A veteran House Democrat who spent years fending off Republican efforts to tack on contentious policy riders to U.S. EPA and the Interior Department's annual spending bill before retiring predicted yesterday that Republicans will fall short in attacking the Clean Power Plan (CPP) and the Waters of the U.S. (WOTUS) rule in the omnibus appropriations measure under development.
Rep. Jim Moran (D-Va.), who represented his Northern Virginia district for 12 terms before retiring at the end of the last Congress, said GOP efforts to halt the EPA climate rule through riders are a non-starter for the Obama administration.
"They're not going to budge," Moran told E&E Daily in an impromptu interview in the Rayburn House Office Building basement.
Moran's comments reflect the conventional wisdom in Washington -- that President Obama won't negotiate on big-ticket policies such as the climate rules for power plants, which are central to his environmental legacy (E&E Daily, Nov.16).
Yet they're noteworthy given Moran's role as the past chairman and ranking member on the Interior, Environment and Related Agencies Appropriations Subcommittee, which gave him a seat at the table in the heated policy fights surrounding that bill since Republicans regained control of the House in 2011.
E&E Daily's encounter with the outspoken Moran came coincidentally after top House appropriators, including Appropriations Chairman Harold Rogers (R-Ky.) and Interior-Environment Subcommittee Chairman Ken Calvert (R-Calif.), had just wrapped up a "listening session" with members on the $30.17 billion spending bill (H.R. 2822) that funds Interior and EPA (E&ENews PM, Nov. 18).
During that session, members stated their cases for what should be included in the measure, which was pulled from the floor in July after amendments were adopted barring the sale of Confederate flags on some public lands.
While both the House and Senate Interior-Environment bills are loaded with riders, including provisions blocking CPP and WOTUS, Moran said Republicans are well aware of the White House's position on both.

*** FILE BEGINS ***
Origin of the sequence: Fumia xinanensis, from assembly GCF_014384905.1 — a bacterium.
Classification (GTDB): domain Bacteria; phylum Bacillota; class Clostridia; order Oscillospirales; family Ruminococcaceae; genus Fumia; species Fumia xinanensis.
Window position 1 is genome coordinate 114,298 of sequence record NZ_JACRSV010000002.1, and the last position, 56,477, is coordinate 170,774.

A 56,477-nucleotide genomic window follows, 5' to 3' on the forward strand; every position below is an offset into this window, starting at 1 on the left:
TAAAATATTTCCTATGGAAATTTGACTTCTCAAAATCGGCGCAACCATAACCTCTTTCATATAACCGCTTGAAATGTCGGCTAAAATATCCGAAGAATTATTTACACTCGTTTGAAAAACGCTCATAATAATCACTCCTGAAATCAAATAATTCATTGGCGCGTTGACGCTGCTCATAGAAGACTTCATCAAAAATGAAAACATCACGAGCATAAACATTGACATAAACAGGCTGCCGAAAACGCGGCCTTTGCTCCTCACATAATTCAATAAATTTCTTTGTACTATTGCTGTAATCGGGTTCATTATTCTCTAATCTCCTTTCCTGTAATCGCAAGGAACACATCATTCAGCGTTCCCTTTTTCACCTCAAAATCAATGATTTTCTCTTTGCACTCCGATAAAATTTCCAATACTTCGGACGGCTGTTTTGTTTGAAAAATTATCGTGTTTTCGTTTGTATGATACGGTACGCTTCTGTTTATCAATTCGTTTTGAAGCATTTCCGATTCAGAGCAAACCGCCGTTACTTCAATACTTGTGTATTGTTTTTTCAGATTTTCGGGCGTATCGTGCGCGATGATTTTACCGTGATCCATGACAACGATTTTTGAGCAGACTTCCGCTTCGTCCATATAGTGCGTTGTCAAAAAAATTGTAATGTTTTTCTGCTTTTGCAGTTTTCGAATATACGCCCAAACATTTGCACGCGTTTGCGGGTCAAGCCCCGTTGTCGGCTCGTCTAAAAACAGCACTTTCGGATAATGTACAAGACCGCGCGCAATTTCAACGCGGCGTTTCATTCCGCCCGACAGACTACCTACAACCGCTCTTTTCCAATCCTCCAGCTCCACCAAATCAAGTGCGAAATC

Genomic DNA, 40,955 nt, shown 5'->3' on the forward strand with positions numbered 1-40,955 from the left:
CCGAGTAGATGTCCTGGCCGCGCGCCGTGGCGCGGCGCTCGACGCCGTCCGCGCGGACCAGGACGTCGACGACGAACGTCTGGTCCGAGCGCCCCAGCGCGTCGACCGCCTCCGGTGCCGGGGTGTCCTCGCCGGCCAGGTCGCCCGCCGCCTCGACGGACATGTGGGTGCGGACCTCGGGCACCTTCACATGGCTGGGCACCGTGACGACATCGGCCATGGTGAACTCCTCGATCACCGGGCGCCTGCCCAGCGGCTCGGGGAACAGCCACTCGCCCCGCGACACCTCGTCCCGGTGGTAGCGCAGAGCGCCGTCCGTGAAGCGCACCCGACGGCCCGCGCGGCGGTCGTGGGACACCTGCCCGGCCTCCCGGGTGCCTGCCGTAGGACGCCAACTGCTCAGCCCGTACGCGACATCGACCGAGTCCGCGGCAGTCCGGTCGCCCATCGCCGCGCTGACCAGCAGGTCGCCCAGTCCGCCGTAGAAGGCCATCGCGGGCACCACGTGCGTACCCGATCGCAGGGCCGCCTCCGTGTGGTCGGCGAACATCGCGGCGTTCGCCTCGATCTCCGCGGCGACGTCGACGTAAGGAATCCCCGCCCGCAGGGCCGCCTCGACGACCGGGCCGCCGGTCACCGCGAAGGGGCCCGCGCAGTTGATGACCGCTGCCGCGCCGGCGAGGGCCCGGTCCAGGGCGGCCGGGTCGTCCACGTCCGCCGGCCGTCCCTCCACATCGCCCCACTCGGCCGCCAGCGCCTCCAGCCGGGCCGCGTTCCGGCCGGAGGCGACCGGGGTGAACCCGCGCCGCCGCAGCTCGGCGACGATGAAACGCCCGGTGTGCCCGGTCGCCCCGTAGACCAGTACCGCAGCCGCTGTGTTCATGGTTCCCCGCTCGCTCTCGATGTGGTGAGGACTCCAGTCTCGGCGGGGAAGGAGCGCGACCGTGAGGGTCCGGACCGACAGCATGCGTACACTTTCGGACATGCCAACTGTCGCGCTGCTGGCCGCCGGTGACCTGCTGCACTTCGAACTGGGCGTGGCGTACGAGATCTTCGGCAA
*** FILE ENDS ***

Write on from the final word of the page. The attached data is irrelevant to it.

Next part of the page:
"They know that some of those riders are problematic to getting it signed into law, and the White House has weighed in on that," he said. "And so they know which riders cannot become law; the president just isn't going to give on it. And I doubt that the Senate is even going to go along with a lot of them."
While there's opposition even among some Democrats to WOTUS, Moran said the past fights over WOTUS are an indication that Obama will go to the mat on protecting the rule.
"It's one we fought every year, we did not give up on," he said. "We prevailed so far. And my guess is that's also a red line for the White House, that if you try to cross it, they're going to veto the whole bill. I don't think it's something they can give on, not when they insisted on not altering it for several years and have prevailed. I don't think they're going to change course."
Ultimately, decisions on riders will be made by leadership, he noted.
"The riders on Interior, you know they're problematic, and Ken Calvert knows that," Moran said. "And Ken is a pro. He's going to do as much as he possibly can. I don't think that the problem lies within the Appropriations Committee; it's not with Rogers or any of the subcommittee chairs. The problem is who has gone to the leadership with what demands and the extent to which the leadership is able or willing to alter what comes out of the full Appropriations Committee."
However, both newly minted House Speaker Paul Ryan (R-Wis.) and Senate Majority Leader Mitch McConnell (R-Ky.) are signaling they're willing to push the rider fight in the omnibus.
The Wall Street Journal reported this week that Ryan said riders addressing regulations will be necessary to get Republican support for the omnibus.
And McConnell personally took credit for the inclusion of multiple riders in the Senate's Interior-Environment spending bill earlier this year (Greenwire, July 8).
However, Moran drew a distinction between the big-ticket riders and some that Democrats and the White House have accepted in the past, citing a 2011 rider that removed Endangered Species Act protections for gray wolves in Montana and Idaho, as well as a perennial rider that bars EPA from regulating methane from livestock.
"The wolves are an important issue, but it was felt it wasn't important enough to kill the bill, and I went along with that," he said. "And cows let off a lot of methane, but we're not going to kill the bill over cow farts. There are some issues where you have to give, you have to be willing to give, and those are issues we thought we could budge on, and there are others, as well, that the administration is willing to swallow on."
"But Waters of the U.S., the Clean Power Plan, I just think they're fundamental to clean air and water, and there is authorization that backs them up pretty strongly, and I doubt that the administration will be willing to accept those riders. I think those are poison pills."
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